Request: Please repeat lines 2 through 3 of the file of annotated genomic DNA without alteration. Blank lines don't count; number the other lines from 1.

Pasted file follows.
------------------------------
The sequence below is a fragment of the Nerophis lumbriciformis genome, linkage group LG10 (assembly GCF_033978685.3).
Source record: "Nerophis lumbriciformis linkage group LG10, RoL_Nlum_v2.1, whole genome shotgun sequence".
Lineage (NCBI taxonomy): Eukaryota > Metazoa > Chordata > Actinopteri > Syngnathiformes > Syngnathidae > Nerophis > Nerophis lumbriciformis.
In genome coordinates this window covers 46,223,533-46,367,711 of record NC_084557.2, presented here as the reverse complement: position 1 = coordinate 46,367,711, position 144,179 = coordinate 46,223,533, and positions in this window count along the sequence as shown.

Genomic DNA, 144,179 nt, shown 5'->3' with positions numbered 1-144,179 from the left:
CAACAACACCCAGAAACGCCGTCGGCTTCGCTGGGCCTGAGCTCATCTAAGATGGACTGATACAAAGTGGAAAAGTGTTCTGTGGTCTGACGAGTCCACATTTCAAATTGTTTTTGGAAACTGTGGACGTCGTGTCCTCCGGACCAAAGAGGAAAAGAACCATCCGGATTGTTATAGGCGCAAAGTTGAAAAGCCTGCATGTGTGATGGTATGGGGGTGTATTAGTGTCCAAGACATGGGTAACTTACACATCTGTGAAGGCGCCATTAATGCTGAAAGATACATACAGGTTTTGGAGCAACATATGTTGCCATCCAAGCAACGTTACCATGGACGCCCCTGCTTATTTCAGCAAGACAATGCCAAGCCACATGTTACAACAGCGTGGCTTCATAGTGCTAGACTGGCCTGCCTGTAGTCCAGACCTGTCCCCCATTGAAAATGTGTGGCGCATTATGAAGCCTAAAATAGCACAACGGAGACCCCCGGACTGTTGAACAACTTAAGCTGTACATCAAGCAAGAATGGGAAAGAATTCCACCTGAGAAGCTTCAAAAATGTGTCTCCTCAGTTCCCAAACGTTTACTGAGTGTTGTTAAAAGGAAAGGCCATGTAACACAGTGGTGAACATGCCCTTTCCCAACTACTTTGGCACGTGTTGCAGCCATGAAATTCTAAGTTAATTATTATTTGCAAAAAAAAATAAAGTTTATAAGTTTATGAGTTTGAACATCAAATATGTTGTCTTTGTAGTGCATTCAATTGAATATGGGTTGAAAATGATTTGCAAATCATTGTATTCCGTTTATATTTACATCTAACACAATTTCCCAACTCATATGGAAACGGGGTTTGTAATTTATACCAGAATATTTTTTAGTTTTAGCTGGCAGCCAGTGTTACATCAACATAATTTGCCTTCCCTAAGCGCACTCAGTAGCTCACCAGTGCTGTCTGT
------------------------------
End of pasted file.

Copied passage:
Source record: "Nerophis lumbriciformis linkage group LG10, RoL_Nlum_v2.1, whole genome shotgun sequence".
Lineage (NCBI taxonomy): Eukaryota > Metazoa > Chordata > Actinopteri > Syngnathiformes > Syngnathidae > Nerophis > Nerophis lumbriciformis.